Elsewhere, fans of heavy-lidded stoner rock and even heavier, old school metal (think vintage Sabbath, Zeppelin, and Steppenwolf) will delight in this bag of trips guaranteed to blow your mind. For only then can one experience the unimaginable dimensions that are only visible upon the opening of the seventh eye. Mlee returns to remind us that ‘Rust’ is the colour of blood, and yours will be curdling aplenty to the flamethrowing stringbending and spacey effects assaulting your senses from one of the album highlights. And, great googa mooga, preacher Heider’s proselytising throughout ‘Saving Throw’ will scare you into saving much more than, well, whatever life can “throw” at you.

Stoners with boners unite – a new age of heaviosity is upon us and LP4 (+1) are here to lead us into the light at the end of the dark tunnel of insipid wankery. If Dopesmoker put you to sleep, Bag of Hammers is your rude awakening.  So suck down a few 40s, fire up the righteous boo, and prepare to get “hammered”. Thank you, sir, may I have another! (Jeff Penczak)



CD on Cinema Records (www.thecatholicgirls.net)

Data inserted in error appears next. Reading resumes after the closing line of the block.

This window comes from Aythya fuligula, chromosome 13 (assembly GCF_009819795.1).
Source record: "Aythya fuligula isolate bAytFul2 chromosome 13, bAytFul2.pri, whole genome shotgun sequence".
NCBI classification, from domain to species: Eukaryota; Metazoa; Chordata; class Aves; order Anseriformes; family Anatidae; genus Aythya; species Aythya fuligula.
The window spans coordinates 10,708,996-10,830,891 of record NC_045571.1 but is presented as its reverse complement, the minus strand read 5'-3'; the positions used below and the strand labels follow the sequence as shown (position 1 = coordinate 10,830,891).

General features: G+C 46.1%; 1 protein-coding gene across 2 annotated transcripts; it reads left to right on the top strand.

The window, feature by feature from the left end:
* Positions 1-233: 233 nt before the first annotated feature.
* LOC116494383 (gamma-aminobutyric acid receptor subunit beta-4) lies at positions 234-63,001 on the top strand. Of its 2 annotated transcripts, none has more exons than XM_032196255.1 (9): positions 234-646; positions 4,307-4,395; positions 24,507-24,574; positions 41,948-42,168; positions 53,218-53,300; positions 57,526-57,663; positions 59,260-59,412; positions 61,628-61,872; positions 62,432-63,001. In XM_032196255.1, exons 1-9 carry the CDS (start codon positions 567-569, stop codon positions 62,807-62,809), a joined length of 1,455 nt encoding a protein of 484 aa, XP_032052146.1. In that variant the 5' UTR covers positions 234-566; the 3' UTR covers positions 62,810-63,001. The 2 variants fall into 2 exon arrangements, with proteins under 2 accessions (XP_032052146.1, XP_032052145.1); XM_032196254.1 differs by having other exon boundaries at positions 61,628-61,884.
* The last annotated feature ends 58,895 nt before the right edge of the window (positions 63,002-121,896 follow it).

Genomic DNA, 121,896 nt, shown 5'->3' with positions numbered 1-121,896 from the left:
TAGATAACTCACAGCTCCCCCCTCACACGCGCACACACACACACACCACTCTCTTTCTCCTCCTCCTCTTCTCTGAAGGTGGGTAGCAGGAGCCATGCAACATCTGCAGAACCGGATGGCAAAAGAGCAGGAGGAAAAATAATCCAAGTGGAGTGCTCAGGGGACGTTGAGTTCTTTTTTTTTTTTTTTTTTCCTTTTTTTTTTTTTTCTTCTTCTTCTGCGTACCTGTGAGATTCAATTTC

Before The Go-Go’s and The Bangles sent young lads to bed in search of wet dreams, before Madonna started wearing crucifixes and rosaries as jewellery, there were The Catholic Girls, New Jersey’s own foray into the all-female group dynamic. Formed over thirty years ago as The Double Cross Schoolgirls  by four high-school friends (I went to private school with the drummer!), a renamed and slightly revamped line-up (minus said drummer) recorded The Catholic Girls self-titled long player in 1982 for MCA (“Music Cemetery of America”). Three-quarters of the lineup is still together (they recently added a male bassist) and their fourth album (once again penned by singer-songwriter Gail Petersen) show the gals have lost none of their original lustre or spark and may just be the highlight of their long and somewhat illustrious career (well, for starters, they were banned in Rhode Island for suggesting in one of their songs that God “possibly could” be a woman! Oh, the horror!)